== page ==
• Hydrolases

The hydrolases bring about hydrolysis: this is the breaking of chemical bonds with the addition of water. There is a wide variety of identified hydrolases, over 200 of them, from those that break down proteins to those that cleave ester bonds and more. Exohydrolase enzymes cut the molecules at the end of the chain, and endohydrolase enzymes do so in the middle of the chain.

  • Lyases

Lysis reactions – those that generate a double bond – are brought about by lyase enzymes. Lysis reactions are the kind of elimination reactions that are not hydrolytic or oxidative. The lyases are also sometimes called synthase enzymes. A Michael addition – the reverse reaction – is also possible. However, two substrates are required for the reverse reaction to happen, whereas one substrate is required for the lysis reaction. This makes lyases unique among enzymes.

  • Isomerases

The isomerase enzymes catalyse structural changes within a molecule – this just brings about a change in shape since there is only one substrate and one product with nothing gained or lost. Within this category, there are a few sub-categories depending upon their effect. There are geometric, structural, enantiomer, and stereoisomer isomerases.

  • Ligases

Ligation is brought about by ligase enzymes. Ligation occurs when two substrates are joined together. Chemical potential energy is usually required for this reaction to occur, so it is often paired with the hydrolysis of a diphosphate bond. DNA ligase – which catalyses the ligation or repair of breaks in DNA – is an example of a vital enzyme in this category.

The work that enzymes do in making cellular activity – and all life – possible is one of the key concepts of biochemistry. Each living cell contains a multitude of biochemical actions. The chemical and physical changes that go on categorize something as organic life. The creation of new tissue, the replacement of old tissue, the conversion of food into energy, the disposal of waste, reproduction: these are all the characteristics of life.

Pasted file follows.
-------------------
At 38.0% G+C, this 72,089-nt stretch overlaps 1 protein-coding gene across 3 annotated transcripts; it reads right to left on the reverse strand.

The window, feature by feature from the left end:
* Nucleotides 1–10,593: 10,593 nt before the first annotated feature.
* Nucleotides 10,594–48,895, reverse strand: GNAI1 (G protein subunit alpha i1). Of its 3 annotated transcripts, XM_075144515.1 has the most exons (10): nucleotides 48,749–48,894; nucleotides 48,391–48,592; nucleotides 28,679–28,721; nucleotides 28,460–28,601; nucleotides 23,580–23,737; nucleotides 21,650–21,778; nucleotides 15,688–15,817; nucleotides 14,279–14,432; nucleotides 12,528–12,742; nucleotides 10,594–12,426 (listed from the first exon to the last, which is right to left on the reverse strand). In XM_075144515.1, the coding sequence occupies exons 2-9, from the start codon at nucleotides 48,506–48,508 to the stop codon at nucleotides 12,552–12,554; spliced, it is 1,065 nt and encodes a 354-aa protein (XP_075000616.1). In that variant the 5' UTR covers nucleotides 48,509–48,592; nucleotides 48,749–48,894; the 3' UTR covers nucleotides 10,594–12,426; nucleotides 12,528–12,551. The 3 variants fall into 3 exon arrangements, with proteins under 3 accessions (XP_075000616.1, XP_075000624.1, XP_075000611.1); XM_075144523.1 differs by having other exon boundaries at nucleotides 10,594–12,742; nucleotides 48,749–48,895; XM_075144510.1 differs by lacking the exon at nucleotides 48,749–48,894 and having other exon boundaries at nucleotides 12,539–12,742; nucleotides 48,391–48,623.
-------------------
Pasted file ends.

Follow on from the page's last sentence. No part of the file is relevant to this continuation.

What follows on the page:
Properties of Enzymes

  • Proteinous nature:

Nearly all enzymes are proteins although some catalytically active RNA molecules have been identified.

  • Colloidal nature:

In the protoplasm, enzymes exist as hydrophilic colloids. Due to colloidal nature, they are isolated by dialysis.

  • Substrate specificity:

A given enzyme only catalyses one reaction or a similar type of reaction. For example, maltase acts only on maltose while pancreatic lipase acts in a variety of fats. Sometimes, different enzymes may act on the same substrate to produce different end products. The substrate specificity of the enzyme is based on amino acids sequence in the catalytic site as well as the optical isomeric form of the substrate.

  • Catalytic properties: